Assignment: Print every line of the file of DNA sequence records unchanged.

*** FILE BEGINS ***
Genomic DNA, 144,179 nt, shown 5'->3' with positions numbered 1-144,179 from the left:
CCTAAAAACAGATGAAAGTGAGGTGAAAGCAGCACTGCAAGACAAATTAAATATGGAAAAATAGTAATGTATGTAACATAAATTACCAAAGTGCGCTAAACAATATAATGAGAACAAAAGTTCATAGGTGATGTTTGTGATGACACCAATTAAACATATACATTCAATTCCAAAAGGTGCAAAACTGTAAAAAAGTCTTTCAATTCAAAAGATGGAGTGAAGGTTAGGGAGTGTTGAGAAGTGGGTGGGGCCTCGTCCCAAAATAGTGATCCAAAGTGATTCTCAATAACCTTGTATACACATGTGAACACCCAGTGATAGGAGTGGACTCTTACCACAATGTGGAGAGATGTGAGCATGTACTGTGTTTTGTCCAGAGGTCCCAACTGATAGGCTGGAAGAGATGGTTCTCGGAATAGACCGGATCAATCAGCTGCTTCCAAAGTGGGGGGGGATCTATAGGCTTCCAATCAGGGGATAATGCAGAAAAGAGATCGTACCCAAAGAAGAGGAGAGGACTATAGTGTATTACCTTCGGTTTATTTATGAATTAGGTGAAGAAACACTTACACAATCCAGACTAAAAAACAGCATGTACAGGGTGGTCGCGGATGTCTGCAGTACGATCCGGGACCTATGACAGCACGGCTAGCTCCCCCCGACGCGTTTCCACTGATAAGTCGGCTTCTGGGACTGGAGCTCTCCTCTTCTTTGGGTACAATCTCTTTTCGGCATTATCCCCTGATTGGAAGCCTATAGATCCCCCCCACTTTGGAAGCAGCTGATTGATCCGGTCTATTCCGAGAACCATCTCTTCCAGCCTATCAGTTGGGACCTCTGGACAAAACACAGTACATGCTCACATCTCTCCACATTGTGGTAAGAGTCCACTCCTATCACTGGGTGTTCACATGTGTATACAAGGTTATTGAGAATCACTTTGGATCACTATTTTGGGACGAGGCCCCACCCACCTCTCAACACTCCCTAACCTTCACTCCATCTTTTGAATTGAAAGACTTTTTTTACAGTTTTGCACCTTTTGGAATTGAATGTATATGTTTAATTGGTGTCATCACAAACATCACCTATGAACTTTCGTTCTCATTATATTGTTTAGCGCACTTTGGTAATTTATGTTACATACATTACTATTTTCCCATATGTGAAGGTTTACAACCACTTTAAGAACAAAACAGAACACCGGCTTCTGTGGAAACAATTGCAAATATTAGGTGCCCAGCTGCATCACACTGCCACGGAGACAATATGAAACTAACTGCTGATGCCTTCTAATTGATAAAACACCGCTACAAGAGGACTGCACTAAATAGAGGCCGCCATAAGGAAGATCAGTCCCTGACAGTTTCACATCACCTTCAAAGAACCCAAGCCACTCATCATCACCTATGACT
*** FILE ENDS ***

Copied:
Genomic DNA, 144,179 nt, shown 5'->3' with positions numbered 1-144,179 from the left:
CCTAAAAACAGATGAAAGTGAGGTGAAAGCAGCACTGCAAGACAAATTAAATATGGAAAAATAGTAATGTATGTAACATAAATTACCAAAGTGCGCTAAACAATATAATGAGAACAAAAGTTCATAGGTGATGTTTGTGATGACACCAATTAAACATATACATTCAATTCCAAAAGGTGCAAAACTGTAAAAAAGTCTTTCAATTCAAAAGATGGAGTGAAGGTTAGGGAGTGTTGAGAAGTGGGTGGGGCCTCGTCCCAAAATAGTGATCCAAAGTGATTCTCAATAACCTTGTATACACATGTGAACACCCAGTGATAGGAGTGGACTCTTACCACAATGTGGAGAGATGTGAGCATGTACTGTGTTTTGTCCAGAGGTCCCAACTGATAGGCTGGAAGAGATGGTTCTCGGAATAGACCGGATCAATCAGCTGCTTCCAAAGTGGGGGGGGATCTATAGGCTTCCAATCAGGGGATAATGCAGAAAAGAGATCGTACCCAAAGAAGAGGAGAGGACTATAGTGTATTACCTTCGGTTTATTTATGAATTAGGTGAAGAAACACTTACACAATCCAGACTAAAAAACAGCATGTACAGGGTGGTCGCGGATGTCTGCAGTACGATCCGGGACCTATGACAGCACGGCTAGCTCCCCCCGACGCGTTTCCACTGATAAGTCGGCTTCTGGGACTGGAGCTCTCCTCTTCTTTGGGTACAATCTCTTTTCGGCATTATCCCCTGATTGGAAGCCTATAGATCCCCCCCACTTTGGAAGCAGCTGATTGATCCGGTCTATTCCGAGAACCATCTCTTCCAGCCTATCAGTTGGGACCTCTGGACAAAACACAGTACATGCTCACATCTCTCCACATTGTGGTAAGAGTCCACTCCTATCACTGGGTGTTCACATGTGTATACAAGGTTATTGAGAATCACTTTGGATCACTATTTTGGGACGAGGCCCCACCCACCTCTCAACACTCCCTAACCTTCACTCCATCTTTTGAATTGAAAGACTTTTTTTACAGTTTTGCACCTTTTGGAATTGAATGTATATGTTTAATTGGTGTCATCACAAACATCACCTATGAACTTTCGTTCTCATTATATTGTTTAGCGCACTTTGGTAATTTATGTTACATACATTACTATTTTCCCATATGTGAAGGTTTACAACCACTTTAAGAACAAAACAGAACACCGGCTTCTGTGGAAACAATTGCAAATATTAGGTGCCCAGCTGCATCACACTGCCACGGAGACAATATGAAACTAACTGCTGATGCCTTCTAATTGATAAAACACCGCTACAAGAGGACTGCACTAAATAGAGGCCGCCATAAGGAAGATCAGTCCCTGACAGTTTCACATCACCTTCAAAGAACCCAAGCCACTCATCATCACCTATGACT